I write this sitting at a cafe in front of the Italian Parliament, waiting for the president to resign.
After two years of watching my own countrymen try and get rid of our leader in two partisan and meritless impeachment shams, the last thing I wanted was to spend my vacation in Rome watching another country give the premature pink slip to its head of state. But here I am. And it triggers a few thoughts.
Unlike Donald Trump, who was the object of a sustained campaign by his political enemies to eliminate him before his term ended, Mario Draghi, leader of the Italian Republic, is resigning. The reasons are too complicated to explain in a column like this, but suffice it to say that he’s lost the support and confidence of enough legislators to essentially paralyze the government. Bills aren’t getting through. Trash is (literally) piling up in the streets. Salaries aren’t being paid. And coalitions that once existed have fractured. It’s sad, and it was avoidable. But something has happened in the last few years that have made the avoidable inevitable. Actually, two things: populism and partisanship. When they’re combined, they upend the democratic process.
Let’s start with populism. On its face, it’s a good thing. Government works for the people. The corollary is that people should have the final say in the laws and policies that impact them, not elected bureaucrats who become increasingly separated from those they represent. But the “people” don’t always agree on priorities. They can work against each other. And when that happens, like the Tower of Babel, you have stasis, dysfunction and paralysis.
Populism is often the enemy of compromise, which is the hallmark of democracy. In the U.S., now that Roe v. Wade has been overturned by the Supreme Court, people are free to discuss how to deal with the issue of abortion post-Roe. The difficult task that awaits is to figure out which voices should sway policy, not which voices get to paralyze the process.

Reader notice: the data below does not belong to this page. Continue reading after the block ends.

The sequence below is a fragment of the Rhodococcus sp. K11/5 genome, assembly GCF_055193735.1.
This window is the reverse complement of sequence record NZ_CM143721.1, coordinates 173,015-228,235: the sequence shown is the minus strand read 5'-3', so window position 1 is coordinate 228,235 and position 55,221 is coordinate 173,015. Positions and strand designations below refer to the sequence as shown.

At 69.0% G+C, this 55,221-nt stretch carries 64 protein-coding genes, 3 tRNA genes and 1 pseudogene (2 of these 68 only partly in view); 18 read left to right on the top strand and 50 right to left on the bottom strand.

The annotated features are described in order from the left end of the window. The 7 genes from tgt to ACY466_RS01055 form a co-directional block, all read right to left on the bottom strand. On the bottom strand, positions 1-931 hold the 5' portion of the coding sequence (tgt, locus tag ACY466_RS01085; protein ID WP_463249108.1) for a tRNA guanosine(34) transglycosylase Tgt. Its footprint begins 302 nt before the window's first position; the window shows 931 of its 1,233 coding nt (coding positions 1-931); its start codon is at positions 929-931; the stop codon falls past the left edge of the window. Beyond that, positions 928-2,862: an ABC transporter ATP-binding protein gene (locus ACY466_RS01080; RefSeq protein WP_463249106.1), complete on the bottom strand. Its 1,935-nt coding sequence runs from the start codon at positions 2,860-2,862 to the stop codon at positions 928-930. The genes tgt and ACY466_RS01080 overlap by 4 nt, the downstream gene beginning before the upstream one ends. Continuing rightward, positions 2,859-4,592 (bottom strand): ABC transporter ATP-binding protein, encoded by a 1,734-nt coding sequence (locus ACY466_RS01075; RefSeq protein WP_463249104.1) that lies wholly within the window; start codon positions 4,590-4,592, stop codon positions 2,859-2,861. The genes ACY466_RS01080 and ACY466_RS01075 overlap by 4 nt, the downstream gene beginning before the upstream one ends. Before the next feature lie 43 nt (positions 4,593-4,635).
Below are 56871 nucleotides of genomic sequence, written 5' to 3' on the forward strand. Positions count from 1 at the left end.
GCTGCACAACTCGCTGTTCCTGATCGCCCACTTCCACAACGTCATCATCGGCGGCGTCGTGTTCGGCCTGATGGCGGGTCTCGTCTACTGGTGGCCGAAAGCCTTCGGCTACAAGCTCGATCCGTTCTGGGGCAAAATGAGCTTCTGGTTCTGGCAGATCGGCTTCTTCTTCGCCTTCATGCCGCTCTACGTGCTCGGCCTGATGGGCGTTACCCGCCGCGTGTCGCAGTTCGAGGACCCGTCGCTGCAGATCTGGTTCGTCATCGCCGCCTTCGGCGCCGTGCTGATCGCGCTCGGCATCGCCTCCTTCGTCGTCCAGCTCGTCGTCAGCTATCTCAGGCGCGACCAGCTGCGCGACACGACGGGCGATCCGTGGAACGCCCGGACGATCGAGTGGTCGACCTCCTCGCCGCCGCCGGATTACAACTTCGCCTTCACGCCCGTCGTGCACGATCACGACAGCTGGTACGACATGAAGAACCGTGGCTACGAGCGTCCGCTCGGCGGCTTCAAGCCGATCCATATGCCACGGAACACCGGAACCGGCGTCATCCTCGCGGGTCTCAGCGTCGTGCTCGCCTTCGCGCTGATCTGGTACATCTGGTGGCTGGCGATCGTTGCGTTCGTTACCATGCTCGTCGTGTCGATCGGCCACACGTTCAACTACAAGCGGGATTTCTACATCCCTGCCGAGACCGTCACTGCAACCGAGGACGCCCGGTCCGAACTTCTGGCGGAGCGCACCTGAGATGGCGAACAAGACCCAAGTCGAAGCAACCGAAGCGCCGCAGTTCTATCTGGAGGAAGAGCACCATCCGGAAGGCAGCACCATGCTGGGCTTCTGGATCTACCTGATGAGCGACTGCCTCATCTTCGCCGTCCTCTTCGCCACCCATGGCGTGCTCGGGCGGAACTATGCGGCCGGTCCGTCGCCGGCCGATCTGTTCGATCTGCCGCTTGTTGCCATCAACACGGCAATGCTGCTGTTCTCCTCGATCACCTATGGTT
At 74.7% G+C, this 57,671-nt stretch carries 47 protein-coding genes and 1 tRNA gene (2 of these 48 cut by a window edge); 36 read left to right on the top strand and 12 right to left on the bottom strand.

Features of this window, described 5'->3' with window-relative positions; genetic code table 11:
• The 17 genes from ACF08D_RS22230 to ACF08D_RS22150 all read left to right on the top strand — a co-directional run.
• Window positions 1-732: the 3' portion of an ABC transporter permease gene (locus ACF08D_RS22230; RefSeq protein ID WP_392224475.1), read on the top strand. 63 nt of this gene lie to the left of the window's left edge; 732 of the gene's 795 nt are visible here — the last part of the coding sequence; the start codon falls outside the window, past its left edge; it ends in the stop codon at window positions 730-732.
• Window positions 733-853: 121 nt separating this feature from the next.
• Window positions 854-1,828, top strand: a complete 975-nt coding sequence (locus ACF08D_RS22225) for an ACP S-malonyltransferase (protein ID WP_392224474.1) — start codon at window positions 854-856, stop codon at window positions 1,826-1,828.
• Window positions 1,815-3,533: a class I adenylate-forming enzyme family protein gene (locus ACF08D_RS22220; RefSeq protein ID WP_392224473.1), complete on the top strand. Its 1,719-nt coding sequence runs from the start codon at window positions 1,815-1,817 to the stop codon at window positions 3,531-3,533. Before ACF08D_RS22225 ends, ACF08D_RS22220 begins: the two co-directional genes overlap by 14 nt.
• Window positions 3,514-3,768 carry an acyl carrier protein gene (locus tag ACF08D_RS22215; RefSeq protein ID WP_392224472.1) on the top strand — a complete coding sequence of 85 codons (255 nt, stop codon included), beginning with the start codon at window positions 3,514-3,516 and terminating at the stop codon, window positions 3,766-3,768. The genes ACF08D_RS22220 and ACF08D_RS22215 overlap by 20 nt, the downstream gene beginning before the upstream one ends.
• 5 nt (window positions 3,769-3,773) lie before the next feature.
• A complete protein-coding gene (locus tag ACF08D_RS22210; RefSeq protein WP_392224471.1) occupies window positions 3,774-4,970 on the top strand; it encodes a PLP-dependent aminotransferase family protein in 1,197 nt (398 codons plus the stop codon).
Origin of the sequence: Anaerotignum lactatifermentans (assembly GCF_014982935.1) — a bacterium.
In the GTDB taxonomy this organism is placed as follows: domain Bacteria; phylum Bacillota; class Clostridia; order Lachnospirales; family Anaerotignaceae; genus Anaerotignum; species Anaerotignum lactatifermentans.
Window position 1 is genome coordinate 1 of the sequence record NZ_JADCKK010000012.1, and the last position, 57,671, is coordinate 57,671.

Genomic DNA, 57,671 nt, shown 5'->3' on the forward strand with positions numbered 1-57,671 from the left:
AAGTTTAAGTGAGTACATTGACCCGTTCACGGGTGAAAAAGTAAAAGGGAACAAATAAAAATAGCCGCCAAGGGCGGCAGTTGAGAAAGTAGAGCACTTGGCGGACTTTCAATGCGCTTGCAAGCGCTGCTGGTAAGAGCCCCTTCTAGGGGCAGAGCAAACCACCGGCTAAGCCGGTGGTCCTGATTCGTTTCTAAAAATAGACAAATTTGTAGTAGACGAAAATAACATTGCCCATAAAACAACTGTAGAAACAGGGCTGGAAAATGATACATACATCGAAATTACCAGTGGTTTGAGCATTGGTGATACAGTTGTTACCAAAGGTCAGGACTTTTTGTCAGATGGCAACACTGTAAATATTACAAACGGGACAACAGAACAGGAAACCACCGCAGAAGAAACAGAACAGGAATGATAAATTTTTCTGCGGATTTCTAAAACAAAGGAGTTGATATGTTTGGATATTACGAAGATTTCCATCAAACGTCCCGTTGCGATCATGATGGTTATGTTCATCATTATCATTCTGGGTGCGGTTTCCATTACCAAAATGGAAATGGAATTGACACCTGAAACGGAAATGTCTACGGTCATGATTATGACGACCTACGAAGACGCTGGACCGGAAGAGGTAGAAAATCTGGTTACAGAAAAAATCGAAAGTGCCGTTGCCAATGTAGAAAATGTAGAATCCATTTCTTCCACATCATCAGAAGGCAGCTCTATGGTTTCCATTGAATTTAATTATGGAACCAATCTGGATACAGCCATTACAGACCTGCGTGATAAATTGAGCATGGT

Where populism is, in theory, a very good thing, partisanship is not. It never was. Putting political affiliation before country or state or city is unpatriotic. It’s also immoral.
If you’ve spent any time in Philadelphia over the last six decades, you know that if you’re not a Democrat, you won’t win an election. I am 60 and cannot remember a time when the GOP ran things. I’ve been told it’s happened. I’ve also been told that the Jersey Devil exists, and keeps company during the summers with Big Foot. My point is that Philly Democrats are zombies when it comes to voting: if it’s “R,” they’ll stay far, if it’s “D,” they’ll vote with glee. And that’s not due to anything other than rank partisanship, because the city has gotten progressively dirtier, more dangerous and more dysfunctional under … the progressives.
I’m sure you can find the mirror image examples of what I’m talking about in GOP-run towns. In fact, I’m sure you’ll email me about them. But that’s not the point.
The point is that when people work against each other, either out of personal hostility, fear of the other or general apathy, governments fall to the default level of mediocrity. We have a partisan commission (Cheney and Kinzinger notwithstanding) that is trying to gain political purchase on the backs of political enemies (namely Americans who voted for Trump.) And we have a sort of populism that has turned the “other” into traitors (a word that’s lost all meaning.)
It’s interesting to watch your own country go through the same crazy and narcissistic acts that have just sunk another government abroad. The ocean provides an interesting perspective. I love America just as much as anyone on the January 6 commission, just as much as AOC, just as much as the readers who call me an advocate for treason.
Being abroad when another government falls to its worst actors makes me love America even more. It also makes me worry about her continued ability to function in a world of confused, partisan narcissists for whom compromise is like a crucifix to a vampire.